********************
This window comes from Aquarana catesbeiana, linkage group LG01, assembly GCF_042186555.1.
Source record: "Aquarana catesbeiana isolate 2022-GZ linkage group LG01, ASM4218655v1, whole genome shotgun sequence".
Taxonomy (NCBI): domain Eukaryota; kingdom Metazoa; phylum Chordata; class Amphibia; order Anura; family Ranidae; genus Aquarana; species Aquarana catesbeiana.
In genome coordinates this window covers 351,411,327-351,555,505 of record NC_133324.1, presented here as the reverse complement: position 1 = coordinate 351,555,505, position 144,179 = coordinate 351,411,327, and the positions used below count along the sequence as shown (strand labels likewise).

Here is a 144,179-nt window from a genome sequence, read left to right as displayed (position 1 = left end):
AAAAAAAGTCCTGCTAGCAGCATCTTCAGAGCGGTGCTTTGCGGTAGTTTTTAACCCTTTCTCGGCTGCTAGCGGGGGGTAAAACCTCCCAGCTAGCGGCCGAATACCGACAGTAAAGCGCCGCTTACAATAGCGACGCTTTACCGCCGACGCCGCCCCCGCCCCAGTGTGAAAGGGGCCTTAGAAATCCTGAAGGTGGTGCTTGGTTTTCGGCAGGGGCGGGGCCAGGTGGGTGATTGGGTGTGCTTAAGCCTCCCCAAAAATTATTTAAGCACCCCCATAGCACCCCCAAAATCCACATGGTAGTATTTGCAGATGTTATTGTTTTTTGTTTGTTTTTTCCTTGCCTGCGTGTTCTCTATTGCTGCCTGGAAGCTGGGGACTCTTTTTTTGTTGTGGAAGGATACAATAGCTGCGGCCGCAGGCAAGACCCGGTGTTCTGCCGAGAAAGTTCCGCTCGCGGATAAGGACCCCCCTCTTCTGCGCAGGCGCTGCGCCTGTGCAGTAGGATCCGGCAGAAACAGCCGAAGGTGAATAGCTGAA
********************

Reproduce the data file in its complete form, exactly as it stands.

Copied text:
This window comes from Aquarana catesbeiana, linkage group LG01, assembly GCF_042186555.1.
Source record: "Aquarana catesbeiana isolate 2022-GZ linkage group LG01, ASM4218655v1, whole genome shotgun sequence".
Taxonomy (NCBI): domain Eukaryota; kingdom Metazoa; phylum Chordata; class Amphibia; order Anura; family Ranidae; genus Aquarana; species Aquarana catesbeiana.
In genome coordinates this window covers 351,411,327-351,555,505 of record NC_133324.1, presented here as the reverse complement: position 1 = coordinate 351,555,505, position 144,179 = coordinate 351,411,327, and the positions used below count along the sequence as shown (strand labels likewise).

Here is a 144,179-nt window from a genome sequence, read left to right as displayed (position 1 = left end):
AAAAAAAGTCCTGCTAGCAGCATCTTCAGAGCGGTGCTTTGCGGTAGTTTTTAACCCTTTCTCGGCTGCTAGCGGGGGGTAAAACCTCCCAGCTAGCGGCCGAATACCGACAGTAAAGCGCCGCTTACAATAGCGACGCTTTACCGCCGACGCCGCCCCCGCCCCAGTGTGAAAGGGGCCTTAGAAATCCTGAAGGTGGTGCTTGGTTTTCGGCAGGGGCGGGGCCAGGTGGGTGATTGGGTGTGCTTAAGCCTCCCCAAAAATTATTTAAGCACCCCCATAGCACCCCCAAAATCCACATGGTAGTATTTGCAGATGTTATTGTTTTTTGTTTGTTTTTTCCTTGCCTGCGTGTTCTCTATTGCTGCCTGGAAGCTGGGGACTCTTTTTTTGTTGTGGAAGGATACAATAGCTGCGGCCGCAGGCAAGACCCGGTGTTCTGCCGAGAAAGTTCCGCTCGCGGATAAGGACCCCCCTCTTCTGCGCAGGCGCTGCGCCTGTGCAGTAGGATCCGGCAGAAACAGCCGAAGGTGAATAGCTGAA